But if there is a lack of oxygen, it may undergo incomplete combustion. This produced toxic carbon monoxide.


CH4 + ?O2 --> ?CO2 + ?CO + ?H2O




Alkanes, in the presence of sunlight (UV light more specifically) can undergo a substitution reaction with halogens. There are three stages to this reaction:


-Chain initiation

-Chain propagation

-Chain termination


In chain initiation, a light particle (Photon) strikes a chlorine molecule. The chlorine molecule is split into two chlorine free radicals. A free radical is a species with an unpaired electron (odd number of electrons). They are highly reactive because they are electron deficient. The process by which they split is called homolytic (same) fusion. Both chlorine atoms are identical in terms of electron number. They are neutral, as they have the same number of protons as electrons.

The equation for initiation is:


Cl2 --> 2Cl•     


Since it is entirely made up of bond breaking, it is similar to atomisation and is endothermic.


The next step is chain propagation. This is composed of  2 reactions:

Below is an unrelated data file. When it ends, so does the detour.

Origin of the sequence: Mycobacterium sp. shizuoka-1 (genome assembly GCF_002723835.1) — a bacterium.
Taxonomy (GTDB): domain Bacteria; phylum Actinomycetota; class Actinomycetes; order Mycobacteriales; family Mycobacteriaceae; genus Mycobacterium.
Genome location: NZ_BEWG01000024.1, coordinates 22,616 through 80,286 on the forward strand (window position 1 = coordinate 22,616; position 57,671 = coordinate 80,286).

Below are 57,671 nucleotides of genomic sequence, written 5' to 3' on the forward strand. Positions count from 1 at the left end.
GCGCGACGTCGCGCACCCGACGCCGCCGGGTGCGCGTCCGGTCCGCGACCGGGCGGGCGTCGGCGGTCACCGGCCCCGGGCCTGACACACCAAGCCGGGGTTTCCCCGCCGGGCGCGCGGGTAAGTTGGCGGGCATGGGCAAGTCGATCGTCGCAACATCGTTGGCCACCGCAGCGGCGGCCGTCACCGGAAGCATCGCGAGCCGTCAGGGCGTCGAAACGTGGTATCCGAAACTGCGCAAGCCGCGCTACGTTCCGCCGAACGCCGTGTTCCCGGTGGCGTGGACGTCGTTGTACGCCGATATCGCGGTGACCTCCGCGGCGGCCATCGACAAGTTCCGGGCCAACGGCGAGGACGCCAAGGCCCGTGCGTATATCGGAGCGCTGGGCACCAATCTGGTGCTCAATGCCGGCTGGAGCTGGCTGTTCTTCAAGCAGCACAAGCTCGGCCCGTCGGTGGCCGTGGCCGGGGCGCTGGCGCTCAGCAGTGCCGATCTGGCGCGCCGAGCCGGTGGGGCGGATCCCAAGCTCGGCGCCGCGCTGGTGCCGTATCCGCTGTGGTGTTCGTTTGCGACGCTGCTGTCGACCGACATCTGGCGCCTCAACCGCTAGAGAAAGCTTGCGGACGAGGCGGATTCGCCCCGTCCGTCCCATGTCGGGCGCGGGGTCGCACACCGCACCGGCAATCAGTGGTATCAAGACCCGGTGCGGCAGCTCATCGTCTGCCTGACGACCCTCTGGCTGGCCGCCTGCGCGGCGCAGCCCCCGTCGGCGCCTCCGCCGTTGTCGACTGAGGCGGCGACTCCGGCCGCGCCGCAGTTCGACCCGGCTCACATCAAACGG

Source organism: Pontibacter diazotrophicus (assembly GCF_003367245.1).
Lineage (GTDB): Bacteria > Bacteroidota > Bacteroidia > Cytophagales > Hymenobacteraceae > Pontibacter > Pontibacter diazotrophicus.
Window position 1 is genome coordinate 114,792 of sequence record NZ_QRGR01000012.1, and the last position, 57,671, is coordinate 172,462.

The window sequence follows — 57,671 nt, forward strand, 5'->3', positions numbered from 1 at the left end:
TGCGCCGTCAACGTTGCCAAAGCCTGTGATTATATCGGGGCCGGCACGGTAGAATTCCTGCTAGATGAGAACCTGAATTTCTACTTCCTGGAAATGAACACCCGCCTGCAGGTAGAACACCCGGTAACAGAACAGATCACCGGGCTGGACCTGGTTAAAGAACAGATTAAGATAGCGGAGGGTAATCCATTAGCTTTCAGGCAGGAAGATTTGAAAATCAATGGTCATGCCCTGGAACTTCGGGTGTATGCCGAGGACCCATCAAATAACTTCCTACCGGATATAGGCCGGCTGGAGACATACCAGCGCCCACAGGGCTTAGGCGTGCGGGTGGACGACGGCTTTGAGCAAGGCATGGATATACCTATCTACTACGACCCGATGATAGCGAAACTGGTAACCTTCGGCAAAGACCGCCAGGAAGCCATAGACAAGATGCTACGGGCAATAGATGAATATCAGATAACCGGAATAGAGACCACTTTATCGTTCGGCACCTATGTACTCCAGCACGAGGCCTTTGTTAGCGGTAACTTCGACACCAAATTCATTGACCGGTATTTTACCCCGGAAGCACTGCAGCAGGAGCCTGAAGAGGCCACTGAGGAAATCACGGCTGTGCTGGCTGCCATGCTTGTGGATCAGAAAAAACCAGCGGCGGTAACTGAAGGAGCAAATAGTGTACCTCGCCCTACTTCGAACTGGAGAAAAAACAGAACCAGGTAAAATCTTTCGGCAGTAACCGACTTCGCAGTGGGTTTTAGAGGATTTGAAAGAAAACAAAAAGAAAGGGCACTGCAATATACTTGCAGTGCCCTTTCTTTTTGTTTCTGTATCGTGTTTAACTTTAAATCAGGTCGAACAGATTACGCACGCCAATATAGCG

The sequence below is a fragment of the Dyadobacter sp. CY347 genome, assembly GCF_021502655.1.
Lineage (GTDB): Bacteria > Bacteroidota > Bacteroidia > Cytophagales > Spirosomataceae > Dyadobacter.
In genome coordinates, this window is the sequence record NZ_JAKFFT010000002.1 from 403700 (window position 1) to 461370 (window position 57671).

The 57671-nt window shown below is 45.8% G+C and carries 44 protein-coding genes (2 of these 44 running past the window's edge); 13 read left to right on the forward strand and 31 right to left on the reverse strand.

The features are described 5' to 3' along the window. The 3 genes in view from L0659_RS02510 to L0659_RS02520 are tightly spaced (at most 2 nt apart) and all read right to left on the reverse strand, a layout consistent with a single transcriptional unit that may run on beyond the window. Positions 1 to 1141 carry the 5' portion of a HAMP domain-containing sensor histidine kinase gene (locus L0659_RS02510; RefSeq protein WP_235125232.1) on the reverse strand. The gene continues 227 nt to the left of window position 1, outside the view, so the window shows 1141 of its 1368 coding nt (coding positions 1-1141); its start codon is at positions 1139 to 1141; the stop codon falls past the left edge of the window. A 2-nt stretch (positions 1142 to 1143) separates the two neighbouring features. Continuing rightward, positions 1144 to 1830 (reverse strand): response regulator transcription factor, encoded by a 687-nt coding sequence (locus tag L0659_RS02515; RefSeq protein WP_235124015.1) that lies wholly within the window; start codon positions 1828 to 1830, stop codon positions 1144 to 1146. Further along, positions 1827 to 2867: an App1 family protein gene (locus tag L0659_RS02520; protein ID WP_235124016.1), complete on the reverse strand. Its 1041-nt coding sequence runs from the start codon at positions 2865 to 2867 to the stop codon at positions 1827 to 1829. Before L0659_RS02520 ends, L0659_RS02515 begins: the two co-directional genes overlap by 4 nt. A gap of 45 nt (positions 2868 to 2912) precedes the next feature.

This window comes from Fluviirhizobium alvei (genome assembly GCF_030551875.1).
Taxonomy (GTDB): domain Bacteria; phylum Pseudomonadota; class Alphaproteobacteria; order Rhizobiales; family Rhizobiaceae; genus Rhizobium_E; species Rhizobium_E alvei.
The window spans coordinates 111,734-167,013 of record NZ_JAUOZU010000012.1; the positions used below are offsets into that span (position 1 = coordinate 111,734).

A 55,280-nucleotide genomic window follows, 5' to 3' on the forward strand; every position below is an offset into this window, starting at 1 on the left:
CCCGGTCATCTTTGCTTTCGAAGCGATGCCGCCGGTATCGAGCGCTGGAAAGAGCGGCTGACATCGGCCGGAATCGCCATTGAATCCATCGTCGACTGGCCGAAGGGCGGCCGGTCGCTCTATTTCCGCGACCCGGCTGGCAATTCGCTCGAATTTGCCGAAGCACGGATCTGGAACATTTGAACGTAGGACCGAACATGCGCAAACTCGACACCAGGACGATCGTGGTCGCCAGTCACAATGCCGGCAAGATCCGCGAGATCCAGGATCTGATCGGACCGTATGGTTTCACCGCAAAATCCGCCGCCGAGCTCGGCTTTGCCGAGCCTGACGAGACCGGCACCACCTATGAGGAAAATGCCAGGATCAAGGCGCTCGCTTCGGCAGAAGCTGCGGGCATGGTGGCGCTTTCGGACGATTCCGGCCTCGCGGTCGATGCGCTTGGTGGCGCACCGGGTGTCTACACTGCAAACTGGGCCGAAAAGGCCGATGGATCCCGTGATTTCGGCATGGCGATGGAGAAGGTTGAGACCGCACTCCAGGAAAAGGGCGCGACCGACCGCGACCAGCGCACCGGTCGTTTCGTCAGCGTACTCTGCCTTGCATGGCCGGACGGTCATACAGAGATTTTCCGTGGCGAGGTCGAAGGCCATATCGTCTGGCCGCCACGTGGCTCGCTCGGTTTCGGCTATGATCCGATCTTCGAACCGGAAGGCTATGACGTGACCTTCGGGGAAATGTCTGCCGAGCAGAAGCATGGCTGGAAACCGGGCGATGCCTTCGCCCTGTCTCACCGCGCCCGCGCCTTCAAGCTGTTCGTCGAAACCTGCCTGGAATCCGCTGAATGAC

Cl• + CH4 --> HCl + •CH3


•CH3 + Cl2 --> CH3Cl + Cl•


Both reactions are related. The chlorine radical is produced by initiation, but the methyl radical is produced by the first propagation reaction. Because of the electron deficiency of the radicals, whatever they react with will also release another free radical. There aren’t enough electrons to distribute.


So, how does the reaction stop then? The termination reactions go as follows:


Cl• + Cl• --> Cl2


•CH3 + •CH3 --> CH3-CH3


Cl• + •CH3 --> CH3Cl


As you can see, the fact both are electron deficient means they just bond, without any bond breaking of some sort. This means the termination reactions are entirely exothermic.


A few things to notice:


-          The initiation step will have the same enthalpy change as the first termination step shown above, as it is the same bond that is formed and broken.


-          To recognise easily which is which, the initiation is normal --> free radical, propagation is normal + radical, and termination is radical + radical.




The cracking of alkanes is necessary to produce shorter chain alkanes or even alkenes. The heating (In the experiment we did, ONLY THE CATALYST IN THE TUBE IS HEATED) of the alkane over a catalyst (Aluminium oxide) can do two things:

-          Either release the corresponding alkene to the alkane and hydrogen gas

-          Or release a mixture of alkanes and alkenes.


That’s the best thing about cracking, you could make up your own equations, as long as they balance.



 ·        Unsaturated hydrocarbons (Have double bonds therefore enabling them to participate in many different reactions).

 ·        Have a functional group of C=C

 ·        Have a suffix of –ene

 ·        They start from ethene, as a minimum of two carbons are needed to make a double bond.

 ·        The first 3 are gases, then they become liquids.